Microsoft has fully embraced open source software, calling it the “industry-accepted model for cross-company collaboration.”
Microsoft was once considered by many as the number one enemy of open source. The company’s approach to software was diametrically opposed to the open source movement, since Microsoft’s business was based entirely on charging for its operating systems (OS) and software.
In recent years, however, especially under CEO Satya Nadella, Microsoft has embraced open source and shifted its entire business model. Rather than vigorously protecting its OS business, and working to keep everyone using Windows, Microsoft has adopted a more open approach. The company’s new focus is providing the best software and services, regardless of the platform the user is on.
This new approach lends itself well to working with open source, especially when it comes to collaborating with other companies. Sarah Novotny, Open Source Lead, Azure Office of the CTO, outlined how much things have changed in a blog post:
A few years ago if you wanted to get several large tech companies together to align on a software initiative, establish open standards, or agree on a policy, it would often require several months of negotiation, meetings, debate, back and forth with lawyers… and did we mention the lawyers? Open source has completely changed this: it has become an industry-accepted model for cross-company collaboration. When we see a new trend or issue emerging that we know would be better to work on together to solve, we come together in a matter of weeks, with established models we can use to guide our efforts.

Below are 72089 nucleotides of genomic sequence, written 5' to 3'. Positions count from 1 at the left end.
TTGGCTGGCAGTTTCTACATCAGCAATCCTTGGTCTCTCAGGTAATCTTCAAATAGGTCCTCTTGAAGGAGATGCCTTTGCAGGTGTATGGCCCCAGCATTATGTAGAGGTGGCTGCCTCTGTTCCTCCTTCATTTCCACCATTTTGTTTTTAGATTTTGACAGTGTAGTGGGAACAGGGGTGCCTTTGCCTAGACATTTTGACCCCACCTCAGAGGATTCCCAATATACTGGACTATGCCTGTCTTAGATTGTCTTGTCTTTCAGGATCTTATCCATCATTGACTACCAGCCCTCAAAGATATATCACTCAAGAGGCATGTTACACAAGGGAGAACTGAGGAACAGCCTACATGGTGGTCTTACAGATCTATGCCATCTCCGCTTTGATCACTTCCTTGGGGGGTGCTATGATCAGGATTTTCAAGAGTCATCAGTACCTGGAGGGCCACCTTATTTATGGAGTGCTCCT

Novotny highlights several benefits of being part of the open source community, including gaining different perspectives, balancing corporate policy with employee empowerment and autonomy, securing every stage of the software supply chain and over communicating.
These lessons have had a profound impact on how Microsoft does business.
As a result, companies are working together more frequently, and the amount of cross-industry work we’re able to accomplish is accelerating. In 2020 alone, Microsoft participated in dozens of industry groups, associations, and initiatives—from long-standing established organizations, like the Linux Foundation and Apache Foundation, to new emerging communities like Rust and WebAssembly. This work across companies and industries will continue in the year ahead and we look forward to learning, growing, and earning our place in open source.
Microsoft’s example can serve as a lesson to all companies on the importance of open source in today’s industry, and especially in the context of the digital transformation currently in effect.